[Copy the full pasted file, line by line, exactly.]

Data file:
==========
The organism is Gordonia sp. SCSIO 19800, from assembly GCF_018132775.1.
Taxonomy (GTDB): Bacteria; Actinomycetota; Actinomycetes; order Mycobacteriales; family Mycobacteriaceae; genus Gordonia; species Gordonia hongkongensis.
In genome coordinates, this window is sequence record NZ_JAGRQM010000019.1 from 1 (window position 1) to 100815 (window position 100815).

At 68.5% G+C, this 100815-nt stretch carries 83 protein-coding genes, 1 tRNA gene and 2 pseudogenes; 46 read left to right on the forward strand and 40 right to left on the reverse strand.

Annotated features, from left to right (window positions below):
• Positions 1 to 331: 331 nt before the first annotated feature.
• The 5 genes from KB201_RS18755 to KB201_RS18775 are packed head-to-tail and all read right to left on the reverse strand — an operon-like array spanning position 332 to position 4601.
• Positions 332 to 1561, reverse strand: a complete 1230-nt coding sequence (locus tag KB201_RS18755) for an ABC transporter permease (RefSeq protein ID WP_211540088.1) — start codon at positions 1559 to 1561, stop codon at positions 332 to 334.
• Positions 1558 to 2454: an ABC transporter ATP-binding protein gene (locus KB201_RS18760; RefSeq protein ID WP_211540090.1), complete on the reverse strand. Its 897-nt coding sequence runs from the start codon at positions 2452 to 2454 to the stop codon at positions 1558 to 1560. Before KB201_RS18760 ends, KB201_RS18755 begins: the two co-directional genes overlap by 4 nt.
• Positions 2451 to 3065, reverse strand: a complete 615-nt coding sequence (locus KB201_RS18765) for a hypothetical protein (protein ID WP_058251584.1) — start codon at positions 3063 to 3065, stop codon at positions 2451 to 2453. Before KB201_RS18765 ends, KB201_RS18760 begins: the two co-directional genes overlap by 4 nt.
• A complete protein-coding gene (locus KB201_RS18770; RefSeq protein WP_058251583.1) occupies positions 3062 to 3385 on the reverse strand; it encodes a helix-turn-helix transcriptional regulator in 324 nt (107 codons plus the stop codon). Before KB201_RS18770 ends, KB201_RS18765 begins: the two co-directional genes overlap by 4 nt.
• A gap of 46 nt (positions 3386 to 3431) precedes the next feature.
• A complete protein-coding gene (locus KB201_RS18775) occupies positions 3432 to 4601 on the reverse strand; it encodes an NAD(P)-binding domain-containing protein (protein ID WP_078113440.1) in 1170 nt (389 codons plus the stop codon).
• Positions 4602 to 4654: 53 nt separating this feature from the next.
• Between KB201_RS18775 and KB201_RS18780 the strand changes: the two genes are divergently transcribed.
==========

The organism is Gordonia sp. SCSIO 19800, from assembly GCF_018132775.1.
Taxonomy (GTDB): Bacteria; Actinomycetota; Actinomycetes; order Mycobacteriales; family Mycobacteriaceae; genus Gordonia; species Gordonia hongkongensis.
In genome coordinates, this window is sequence record NZ_JAGRQM010000019.1 from 1 (window position 1) to 100815 (window position 100815).

At 68.5% G+C, this 100815-nt stretch carries 83 protein-coding genes, 1 tRNA gene and 2 pseudogenes; 46 read left to right on the forward strand and 40 right to left on the reverse strand.

Annotated features, from left to right (window positions below):
• Positions 1 to 331: 331 nt before the first annotated feature.
• The 5 genes from KB201_RS18755 to KB201_RS18775 are packed head-to-tail and all read right to left on the reverse strand — an operon-like array spanning position 332 to position 4601.
• Positions 332 to 1561, reverse strand: a complete 1230-nt coding sequence (locus tag KB201_RS18755) for an ABC transporter permease (RefSeq protein ID WP_211540088.1) — start codon at positions 1559 to 1561, stop codon at positions 332 to 334.
• Positions 1558 to 2454: an ABC transporter ATP-binding protein gene (locus KB201_RS18760; RefSeq protein ID WP_211540090.1), complete on the reverse strand. Its 897-nt coding sequence runs from the start codon at positions 2452 to 2454 to the stop codon at positions 1558 to 1560. Before KB201_RS18760 ends, KB201_RS18755 begins: the two co-directional genes overlap by 4 nt.
• Positions 2451 to 3065, reverse strand: a complete 615-nt coding sequence (locus KB201_RS18765) for a hypothetical protein (protein ID WP_058251584.1) — start codon at positions 3063 to 3065, stop codon at positions 2451 to 2453. Before KB201_RS18765 ends, KB201_RS18760 begins: the two co-directional genes overlap by 4 nt.
• A complete protein-coding gene (locus KB201_RS18770; RefSeq protein WP_058251583.1) occupies positions 3062 to 3385 on the reverse strand; it encodes a helix-turn-helix transcriptional regulator in 324 nt (107 codons plus the stop codon). Before KB201_RS18770 ends, KB201_RS18765 begins: the two co-directional genes overlap by 4 nt.
• A gap of 46 nt (positions 3386 to 3431) precedes the next feature.
• A complete protein-coding gene (locus KB201_RS18775) occupies positions 3432 to 4601 on the reverse strand; it encodes an NAD(P)-binding domain-containing protein (protein ID WP_078113440.1) in 1170 nt (389 codons plus the stop codon).
• Positions 4602 to 4654: 53 nt separating this feature from the next.
• Between KB201_RS18775 and KB201_RS18780 the strand changes: the two genes are divergently transcribed.